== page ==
We all feel it: as connectivity encroaches into every corner of our lives, it has all sorts of unintended effects, many of them for the worse. Yet as we worry about the effect it's having on our privacy, our ability to focus on our work and families, on our friendships and important relationships, and even on our sanity, we recognize that we don't want to give up the convenience or advantages it's given us either. What we need to do is establish healthy boundaries with this technology. Now one of the authors who helped bring the idea of defining and implementing healthy boundaries to a mass audience, therapist Anne Katherine, has written a book on how to do it with technology.
'Boundaries in an Overconnected World' is the first book to help people set healthy and safe personal boundaries with social media, smartphones, and the internet in general. It's also the first to help people address (and prevent) the rifts in real-world relationships that new technology can create.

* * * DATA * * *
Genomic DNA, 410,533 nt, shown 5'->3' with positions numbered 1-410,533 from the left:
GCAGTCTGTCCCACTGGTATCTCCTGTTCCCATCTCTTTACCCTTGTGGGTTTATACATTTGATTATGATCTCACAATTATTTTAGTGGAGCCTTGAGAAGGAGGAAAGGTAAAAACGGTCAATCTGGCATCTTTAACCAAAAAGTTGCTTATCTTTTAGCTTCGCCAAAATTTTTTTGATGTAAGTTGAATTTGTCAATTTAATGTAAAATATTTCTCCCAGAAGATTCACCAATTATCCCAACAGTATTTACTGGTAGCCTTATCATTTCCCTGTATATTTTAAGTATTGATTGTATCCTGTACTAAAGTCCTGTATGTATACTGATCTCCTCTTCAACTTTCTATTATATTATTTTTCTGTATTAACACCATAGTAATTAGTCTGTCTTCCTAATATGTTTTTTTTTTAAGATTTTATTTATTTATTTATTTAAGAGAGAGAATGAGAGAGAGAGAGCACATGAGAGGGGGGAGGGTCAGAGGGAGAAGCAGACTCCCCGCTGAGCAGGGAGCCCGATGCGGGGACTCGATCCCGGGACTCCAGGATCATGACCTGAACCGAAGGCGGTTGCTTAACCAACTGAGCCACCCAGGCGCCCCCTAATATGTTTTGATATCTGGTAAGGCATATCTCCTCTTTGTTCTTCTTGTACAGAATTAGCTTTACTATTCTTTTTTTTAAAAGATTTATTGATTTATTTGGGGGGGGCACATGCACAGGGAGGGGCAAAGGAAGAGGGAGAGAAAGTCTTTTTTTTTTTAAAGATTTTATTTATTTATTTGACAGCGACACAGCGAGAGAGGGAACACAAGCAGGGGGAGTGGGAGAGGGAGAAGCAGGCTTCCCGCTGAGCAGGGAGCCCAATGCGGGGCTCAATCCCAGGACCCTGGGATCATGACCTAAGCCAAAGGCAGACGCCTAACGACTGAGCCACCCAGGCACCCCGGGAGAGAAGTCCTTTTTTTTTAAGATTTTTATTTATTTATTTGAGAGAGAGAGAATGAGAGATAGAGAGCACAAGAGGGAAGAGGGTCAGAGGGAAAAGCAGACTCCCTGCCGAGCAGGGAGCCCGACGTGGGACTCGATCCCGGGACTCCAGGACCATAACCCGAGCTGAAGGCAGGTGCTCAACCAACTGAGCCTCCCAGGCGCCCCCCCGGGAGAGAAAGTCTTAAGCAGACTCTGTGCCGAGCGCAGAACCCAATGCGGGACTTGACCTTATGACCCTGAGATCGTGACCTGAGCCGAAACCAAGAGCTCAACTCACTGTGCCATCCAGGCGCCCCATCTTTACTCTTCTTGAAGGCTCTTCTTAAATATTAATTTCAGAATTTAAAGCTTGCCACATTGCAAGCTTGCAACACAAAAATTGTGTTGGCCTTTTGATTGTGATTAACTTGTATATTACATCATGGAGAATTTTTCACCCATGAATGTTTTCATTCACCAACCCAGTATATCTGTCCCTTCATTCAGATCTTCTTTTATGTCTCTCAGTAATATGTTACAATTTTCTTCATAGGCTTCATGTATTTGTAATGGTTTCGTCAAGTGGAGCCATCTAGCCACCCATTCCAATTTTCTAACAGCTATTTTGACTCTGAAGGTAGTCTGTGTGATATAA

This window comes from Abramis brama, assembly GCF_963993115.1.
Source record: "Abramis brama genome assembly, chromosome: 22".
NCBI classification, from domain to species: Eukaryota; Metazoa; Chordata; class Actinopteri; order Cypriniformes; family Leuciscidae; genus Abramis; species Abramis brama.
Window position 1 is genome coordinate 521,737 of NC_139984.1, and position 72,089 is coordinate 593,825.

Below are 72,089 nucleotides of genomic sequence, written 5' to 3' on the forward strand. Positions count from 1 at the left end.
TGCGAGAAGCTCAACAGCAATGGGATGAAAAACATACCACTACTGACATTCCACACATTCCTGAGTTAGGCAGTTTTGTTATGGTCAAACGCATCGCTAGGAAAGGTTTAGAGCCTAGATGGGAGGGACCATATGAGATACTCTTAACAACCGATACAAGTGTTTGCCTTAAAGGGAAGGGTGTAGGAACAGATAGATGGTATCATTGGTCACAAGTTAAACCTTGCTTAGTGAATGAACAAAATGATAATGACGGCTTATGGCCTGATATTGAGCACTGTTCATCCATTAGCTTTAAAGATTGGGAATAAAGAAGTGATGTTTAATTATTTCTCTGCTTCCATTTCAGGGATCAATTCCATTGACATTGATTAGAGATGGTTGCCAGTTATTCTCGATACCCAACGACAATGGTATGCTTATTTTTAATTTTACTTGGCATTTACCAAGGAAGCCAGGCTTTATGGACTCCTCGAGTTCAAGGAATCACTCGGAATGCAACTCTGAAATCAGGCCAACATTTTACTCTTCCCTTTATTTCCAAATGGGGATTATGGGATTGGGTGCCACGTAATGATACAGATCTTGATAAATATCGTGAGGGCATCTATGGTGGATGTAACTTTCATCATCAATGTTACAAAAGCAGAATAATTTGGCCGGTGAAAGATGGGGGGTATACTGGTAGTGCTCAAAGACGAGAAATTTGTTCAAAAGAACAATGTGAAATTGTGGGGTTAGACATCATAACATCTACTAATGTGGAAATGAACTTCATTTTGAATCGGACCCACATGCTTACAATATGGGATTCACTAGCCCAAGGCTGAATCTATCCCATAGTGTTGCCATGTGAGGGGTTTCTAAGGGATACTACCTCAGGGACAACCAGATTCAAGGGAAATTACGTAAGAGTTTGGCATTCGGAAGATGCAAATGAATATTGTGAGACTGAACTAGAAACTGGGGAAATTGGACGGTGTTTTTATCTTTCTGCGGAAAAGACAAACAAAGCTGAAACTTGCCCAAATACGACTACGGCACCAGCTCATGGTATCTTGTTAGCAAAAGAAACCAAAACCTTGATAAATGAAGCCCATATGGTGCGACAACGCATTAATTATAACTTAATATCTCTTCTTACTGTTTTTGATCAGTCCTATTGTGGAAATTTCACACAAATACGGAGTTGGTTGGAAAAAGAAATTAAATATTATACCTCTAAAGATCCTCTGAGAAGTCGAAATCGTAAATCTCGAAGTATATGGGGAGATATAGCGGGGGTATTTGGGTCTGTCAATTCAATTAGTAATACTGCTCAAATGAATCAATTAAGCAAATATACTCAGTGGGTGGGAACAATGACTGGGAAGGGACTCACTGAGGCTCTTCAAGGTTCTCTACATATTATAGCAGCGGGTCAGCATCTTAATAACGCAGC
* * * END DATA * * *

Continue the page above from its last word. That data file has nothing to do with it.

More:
This technology makes us vulnerable in new ways - and requires us to think differently about boundaries. 'Boundaries in an Overconnected World' gives readers the tools to keep themselves safe - and to manage the many new distractions that can disrupt meaningful personal connection.
'Boundaries in an Overconnected World' is for anyone who wants to protect themselves in cyberspace and on the phone; anyone who needs to learn to rule (rather than be ruled by) their smartphones, computers, and other devices; anyone who wants to make the most of connectivity, while minimizing its dangers and distractions; and anyone who wants to stay safe, protected, and connected in the ways that genuinely matter.